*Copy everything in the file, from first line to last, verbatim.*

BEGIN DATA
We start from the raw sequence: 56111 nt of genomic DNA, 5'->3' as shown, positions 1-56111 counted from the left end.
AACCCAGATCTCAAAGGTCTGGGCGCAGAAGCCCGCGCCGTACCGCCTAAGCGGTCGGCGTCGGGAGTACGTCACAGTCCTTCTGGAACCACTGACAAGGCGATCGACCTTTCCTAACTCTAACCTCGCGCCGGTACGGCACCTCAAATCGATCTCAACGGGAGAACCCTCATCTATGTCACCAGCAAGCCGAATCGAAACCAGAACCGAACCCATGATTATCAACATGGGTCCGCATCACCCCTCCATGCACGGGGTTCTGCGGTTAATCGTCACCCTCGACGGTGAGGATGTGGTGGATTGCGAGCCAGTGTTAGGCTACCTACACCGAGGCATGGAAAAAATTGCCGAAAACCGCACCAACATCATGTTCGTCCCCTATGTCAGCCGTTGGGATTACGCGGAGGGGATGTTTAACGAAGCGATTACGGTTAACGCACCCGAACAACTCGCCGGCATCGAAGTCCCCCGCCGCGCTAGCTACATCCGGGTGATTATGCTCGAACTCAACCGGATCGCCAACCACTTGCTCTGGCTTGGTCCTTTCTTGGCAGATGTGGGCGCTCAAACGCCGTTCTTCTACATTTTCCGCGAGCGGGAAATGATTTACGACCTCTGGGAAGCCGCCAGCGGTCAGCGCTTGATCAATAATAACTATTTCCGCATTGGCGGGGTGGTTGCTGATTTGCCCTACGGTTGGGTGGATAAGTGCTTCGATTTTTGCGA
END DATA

We start from the raw sequence: 56111 nt of genomic DNA, 5'->3' as shown, positions 1-56111 counted from the left end.
AACCCAGATCTCAAAGGTCTGGGCGCAGAAGCCCGCGCCGTACCGCCTAAGCGGTCGGCGTCGGGAGTACGTCACAGTCCTTCTGGAACCACTGACAAGGCGATCGACCTTTCCTAACTCTAACCTCGCGCCGGTACGGCACCTCAAATCGATCTCAACGGGAGAACCCTCATCTATGTCACCAGCAAGCCGAATCGAAACCAGAACCGAACCCATGATTATCAACATGGGTCCGCATCACCCCTCCATGCACGGGGTTCTGCGGTTAATCGTCACCCTCGACGGTGAGGATGTGGTGGATTGCGAGCCAGTGTTAGGCTACCTACACCGAGGCATGGAAAAAATTGCCGAAAACCGCACCAACATCATGTTCGTCCCCTATGTCAGCCGTTGGGATTACGCGGAGGGGATGTTTAACGAAGCGATTACGGTTAACGCACCCGAACAACTCGCCGGCATCGAAGTCCCCCGCCGCGCTAGCTACATCCGGGTGATTATGCTCGAACTCAACCGGATCGCCAACCACTTGCTCTGGCTTGGTCCTTTCTTGGCAGATGTGGGCGCTCAAACGCCGTTCTTCTACATTTTCCGCGAGCGGGAAATGATTTACGACCTCTGGGAAGCCGCCAGCGGTCAGCGCTTGATCAATAATAACTATTTCCGCATTGGCGGGGTGGTTGCTGATTTGCCCTACGGTTGGGTGGATAAGTGCTTCGATTTTTGCGA